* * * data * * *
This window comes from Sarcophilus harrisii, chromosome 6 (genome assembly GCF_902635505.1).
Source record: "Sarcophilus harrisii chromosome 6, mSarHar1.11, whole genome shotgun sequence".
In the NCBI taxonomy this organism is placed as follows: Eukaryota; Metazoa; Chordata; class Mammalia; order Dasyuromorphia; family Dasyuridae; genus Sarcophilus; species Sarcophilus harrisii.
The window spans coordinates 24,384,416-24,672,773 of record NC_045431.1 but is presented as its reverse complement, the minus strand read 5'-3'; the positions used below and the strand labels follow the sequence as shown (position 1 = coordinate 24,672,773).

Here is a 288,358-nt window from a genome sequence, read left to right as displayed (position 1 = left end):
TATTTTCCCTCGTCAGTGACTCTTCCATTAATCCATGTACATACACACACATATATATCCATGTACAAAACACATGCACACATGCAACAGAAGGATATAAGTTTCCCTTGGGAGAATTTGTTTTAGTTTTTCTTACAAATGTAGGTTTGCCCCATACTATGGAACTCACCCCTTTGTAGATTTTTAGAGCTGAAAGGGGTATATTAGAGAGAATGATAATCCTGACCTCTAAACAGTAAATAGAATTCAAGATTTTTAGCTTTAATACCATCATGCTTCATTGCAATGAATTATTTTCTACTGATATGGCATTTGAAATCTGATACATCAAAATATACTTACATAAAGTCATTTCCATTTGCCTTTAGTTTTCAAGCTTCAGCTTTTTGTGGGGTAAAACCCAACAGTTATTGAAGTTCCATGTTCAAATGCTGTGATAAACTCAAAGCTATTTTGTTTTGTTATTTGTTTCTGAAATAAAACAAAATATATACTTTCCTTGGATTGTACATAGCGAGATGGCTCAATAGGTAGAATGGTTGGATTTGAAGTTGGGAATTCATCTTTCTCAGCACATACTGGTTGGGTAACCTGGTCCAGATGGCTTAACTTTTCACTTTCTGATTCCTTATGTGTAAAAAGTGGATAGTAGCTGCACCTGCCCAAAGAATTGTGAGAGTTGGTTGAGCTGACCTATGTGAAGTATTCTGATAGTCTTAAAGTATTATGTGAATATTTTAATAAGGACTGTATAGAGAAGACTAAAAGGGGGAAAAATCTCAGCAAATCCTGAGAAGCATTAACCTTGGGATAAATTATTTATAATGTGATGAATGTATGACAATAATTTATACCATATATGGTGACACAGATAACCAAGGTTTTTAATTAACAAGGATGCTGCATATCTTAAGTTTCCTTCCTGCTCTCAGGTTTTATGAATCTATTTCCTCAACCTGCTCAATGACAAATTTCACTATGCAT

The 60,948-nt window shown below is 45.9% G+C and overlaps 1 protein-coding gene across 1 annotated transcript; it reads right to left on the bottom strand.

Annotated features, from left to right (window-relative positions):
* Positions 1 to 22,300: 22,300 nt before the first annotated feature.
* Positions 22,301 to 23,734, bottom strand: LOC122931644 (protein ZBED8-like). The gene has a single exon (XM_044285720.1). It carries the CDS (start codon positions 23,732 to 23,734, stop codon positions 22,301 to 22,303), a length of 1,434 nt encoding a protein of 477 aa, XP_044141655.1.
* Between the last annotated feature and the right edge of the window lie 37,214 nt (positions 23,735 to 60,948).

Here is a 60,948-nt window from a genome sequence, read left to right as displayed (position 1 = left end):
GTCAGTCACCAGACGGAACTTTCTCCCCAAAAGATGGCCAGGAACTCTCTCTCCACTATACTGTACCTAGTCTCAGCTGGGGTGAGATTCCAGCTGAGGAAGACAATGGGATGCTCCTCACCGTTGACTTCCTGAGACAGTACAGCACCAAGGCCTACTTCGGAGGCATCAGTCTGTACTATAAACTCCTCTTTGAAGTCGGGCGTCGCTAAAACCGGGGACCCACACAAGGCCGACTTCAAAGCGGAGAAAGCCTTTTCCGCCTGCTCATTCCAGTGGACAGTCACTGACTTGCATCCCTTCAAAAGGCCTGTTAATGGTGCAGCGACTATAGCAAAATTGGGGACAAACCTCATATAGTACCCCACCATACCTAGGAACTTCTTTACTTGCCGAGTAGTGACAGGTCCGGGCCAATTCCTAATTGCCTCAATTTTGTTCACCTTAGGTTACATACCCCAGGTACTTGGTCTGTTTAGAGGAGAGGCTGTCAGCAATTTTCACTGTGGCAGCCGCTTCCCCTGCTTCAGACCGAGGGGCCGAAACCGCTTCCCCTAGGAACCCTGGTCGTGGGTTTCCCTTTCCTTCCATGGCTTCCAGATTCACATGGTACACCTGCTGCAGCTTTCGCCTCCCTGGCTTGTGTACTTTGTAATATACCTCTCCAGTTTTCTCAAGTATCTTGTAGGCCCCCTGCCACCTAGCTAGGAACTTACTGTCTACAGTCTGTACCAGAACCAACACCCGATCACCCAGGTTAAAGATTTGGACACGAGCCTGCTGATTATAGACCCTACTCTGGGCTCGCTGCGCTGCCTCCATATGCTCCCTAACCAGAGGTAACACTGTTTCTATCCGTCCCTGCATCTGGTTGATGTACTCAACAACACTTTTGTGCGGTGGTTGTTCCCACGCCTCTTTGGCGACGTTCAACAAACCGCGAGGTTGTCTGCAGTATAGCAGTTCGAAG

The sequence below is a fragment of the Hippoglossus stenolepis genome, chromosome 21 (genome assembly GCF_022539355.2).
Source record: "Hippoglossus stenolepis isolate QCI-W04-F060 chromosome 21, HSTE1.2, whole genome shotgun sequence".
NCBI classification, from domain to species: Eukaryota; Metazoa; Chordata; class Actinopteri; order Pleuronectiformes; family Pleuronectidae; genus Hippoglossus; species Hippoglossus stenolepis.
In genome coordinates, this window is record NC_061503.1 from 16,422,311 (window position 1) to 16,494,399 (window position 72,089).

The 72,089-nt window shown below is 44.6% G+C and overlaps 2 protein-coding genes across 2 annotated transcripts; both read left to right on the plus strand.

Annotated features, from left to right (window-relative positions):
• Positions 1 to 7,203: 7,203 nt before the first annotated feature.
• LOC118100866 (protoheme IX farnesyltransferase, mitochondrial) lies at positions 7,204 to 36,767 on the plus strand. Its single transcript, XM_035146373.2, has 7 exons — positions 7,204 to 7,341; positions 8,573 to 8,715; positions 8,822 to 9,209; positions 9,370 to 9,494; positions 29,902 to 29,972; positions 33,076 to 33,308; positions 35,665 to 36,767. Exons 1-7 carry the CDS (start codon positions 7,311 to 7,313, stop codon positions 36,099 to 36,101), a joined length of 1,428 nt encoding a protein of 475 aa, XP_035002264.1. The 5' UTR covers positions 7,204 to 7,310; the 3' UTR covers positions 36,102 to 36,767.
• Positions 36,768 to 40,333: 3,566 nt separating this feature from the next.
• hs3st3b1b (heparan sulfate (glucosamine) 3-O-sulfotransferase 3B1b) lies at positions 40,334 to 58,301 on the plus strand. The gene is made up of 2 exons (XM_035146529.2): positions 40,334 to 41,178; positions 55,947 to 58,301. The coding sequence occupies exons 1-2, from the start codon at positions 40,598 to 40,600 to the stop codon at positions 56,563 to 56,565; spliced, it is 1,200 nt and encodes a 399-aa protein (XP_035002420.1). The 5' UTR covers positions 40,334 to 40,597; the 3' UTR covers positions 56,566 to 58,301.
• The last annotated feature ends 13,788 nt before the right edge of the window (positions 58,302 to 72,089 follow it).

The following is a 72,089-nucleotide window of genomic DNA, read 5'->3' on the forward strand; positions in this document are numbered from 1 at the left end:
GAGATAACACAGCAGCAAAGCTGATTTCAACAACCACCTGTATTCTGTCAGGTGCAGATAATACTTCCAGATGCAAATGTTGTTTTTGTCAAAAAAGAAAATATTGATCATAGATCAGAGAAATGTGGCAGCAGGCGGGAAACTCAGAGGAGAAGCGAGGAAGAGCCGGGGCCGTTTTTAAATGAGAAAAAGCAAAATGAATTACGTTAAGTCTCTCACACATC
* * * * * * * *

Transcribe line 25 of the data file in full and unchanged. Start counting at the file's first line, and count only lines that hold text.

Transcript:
The following is a 72,089-nucleotide window of genomic DNA, read 5'->3' on the forward strand; positions in this document are numbered from 1 at the left end: